REVIEW: Phoenix Wright: Ace Attorney - Spirit of Justice (3DS)

REVIEW: Phoenix Wright: Ace Attorney - Spirit of Justice (3DS)

THE GIST: It's a hybrid visual novel / adventure game where you investigate crime scenes, cross-examine witnesses, and pound on desks dramatically to prove your clients innocent in the most convoluted murder schemes ever.

This is the sixth game in a very story-heavy series (not counting three spinoff titles and one crossover with Professor Layton), with arcs that span multiple games. So I'll tell you right off the bat that this is not a good place to get your feet wet. If you're at all interested in this but haven't played the earlier games yet, check out the Ace Attorney Trilogy on 3DS or iOS. Then play Apollo Justice: Ace Attorney. Then Dual Destinies.

Now that you've done that and you're continuing this article two months later, you should have an idea of what you're getting into here; you investigate crime scenes and chat with witnesses, then head to the courtroom and look for inconsistencies between witness testimony and the evidence. I won't talk much about the story since that's the main draw for these games, but here are a couple quick points to get you up to speed:

  1. Cases are split between Phoenix (who is in the country of Khura'in, where they fucking hate lawyers and give them the same sentence as their clients if they're found guilty) and his two junior associates, Apollo Justice and Athena Cykes (who are back home in "Los Angeles").
     
  2. Khura'in is super into the spirit channeling stuff familiar to you if you've played the original trilogy. The new gameplay tic this time around is the Séance Vision, where the court gets to witness the last moments of a victim's life through their own eyes and argue about what they actually saw.
     
  3. Athena is very much the Scrappy Doo of the Ace Attorney series. I am no longer mad at Capcom for cancelling Mega Man Legends 3, because I am mad at Capcom that Athena has not yet been hit by a bus.
     
  4. You do not get to call any animals to the stand.
 Not this time, my feathered friend.

Not this time, my feathered friend.

COURT IS IN SESSION: This is the second game to be released in the series since its creator, Shu Takumi, moved on to other projects. While it still doesn't quiiiiite reach the highs of the original trilogy, I feel like the team is really hitting a good stride now. They're bringing in more characters from previous games and working on tying up some of the plot threads that were left dangling, so that's good.

Gameplay-wise, I feel like this is an improvement on what they had going with Dual Destinies, too. There's still some irritating hand-holding every now and then, and once or twice I worked something out about three steps before I was "supposed" to (resulting in some wasted OBJECTIONS!), but overall I got the feeling that the writers didn't assume I was quite as stupid as they did in Dual Destinies.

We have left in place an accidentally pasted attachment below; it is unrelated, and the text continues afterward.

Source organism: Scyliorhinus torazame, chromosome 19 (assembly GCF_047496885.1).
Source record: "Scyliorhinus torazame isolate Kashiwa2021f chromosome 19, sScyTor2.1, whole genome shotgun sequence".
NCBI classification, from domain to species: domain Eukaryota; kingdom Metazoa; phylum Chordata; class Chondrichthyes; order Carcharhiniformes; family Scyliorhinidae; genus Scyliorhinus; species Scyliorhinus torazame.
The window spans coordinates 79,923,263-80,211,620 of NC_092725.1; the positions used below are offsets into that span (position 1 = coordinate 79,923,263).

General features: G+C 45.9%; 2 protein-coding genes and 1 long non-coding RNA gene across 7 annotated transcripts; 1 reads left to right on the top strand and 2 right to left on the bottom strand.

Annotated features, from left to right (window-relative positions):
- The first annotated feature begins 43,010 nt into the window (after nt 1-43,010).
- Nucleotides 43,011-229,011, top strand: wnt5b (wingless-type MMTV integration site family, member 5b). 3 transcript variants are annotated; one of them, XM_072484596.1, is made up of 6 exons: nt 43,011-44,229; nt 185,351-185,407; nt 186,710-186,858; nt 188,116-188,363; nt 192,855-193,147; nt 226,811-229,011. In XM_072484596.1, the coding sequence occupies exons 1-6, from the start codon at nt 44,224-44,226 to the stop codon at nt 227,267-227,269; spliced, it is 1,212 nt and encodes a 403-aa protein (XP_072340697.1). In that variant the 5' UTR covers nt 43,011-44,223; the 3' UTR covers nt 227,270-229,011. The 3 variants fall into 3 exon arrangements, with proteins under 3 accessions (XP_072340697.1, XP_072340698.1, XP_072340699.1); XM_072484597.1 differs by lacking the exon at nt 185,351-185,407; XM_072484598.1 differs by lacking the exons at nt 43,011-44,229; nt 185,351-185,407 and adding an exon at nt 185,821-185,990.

This is also the longest game in the series; my activity log has my total play time sitting at just below 50 hours (this includes a fairly lengthy extra DLC case not tied to the main plot), which seems kind of obscene for what's basically a text adventure game. Yet another reason that you should play the rest of the series first - if you do not know and love these characters, there is no way you're going to click through fifty hours’ worth of text windows.

 THE DEFENSE CALLS HIPPIE BHUDDIST JESUS TO THE STAND

THE DEFENSE CALLS HIPPIE BHUDDIST JESUS TO THE STAND

Presentation is as great as ever. The characters and their many animations are memorable (the culprit in each case usually has a big transformation of sorts when you're onto them, it's pretty funny), and the music is as catchy as ever. The game looks great in 3D. You do still have to exit to the title screen to reload your save file, which is a drag during those times when you get desperate and just start blindly guessing which piece of evidence you need to present at which of the witness's statements. There's a hint system in place where, if you do this a few times, your assistant can point out which statement you should be looking at. It's helpful without outright telling you the correct answer, which is nice.

THE VERDICT: Fans of the series will probably find this to be a better game than Dual Destinies (which itself wasn't bad). As for the rest of you - if you think you might enjoy something super story-driven that requires a bit of thinking, I can't recommend the Ace Attorney games enough. But get the trilogy first.

SCORE: 4 courtroom shenanigans that would absolutely get you disbarred in real life out of 5

THE GOODS
+ Presentation (visuals, animations, music, etc.)
+ Great, funny writing, per usual
+ Game doesn't always assume you're an idiot like Dual Destinies did

THE BADS
- Game still sometimes assumes you're an idiot
- No replay value
- Athena should fall into a volcano or something

  Cover art for this review courtesy of  2DForever

Cover art for this review courtesy of 2DForever

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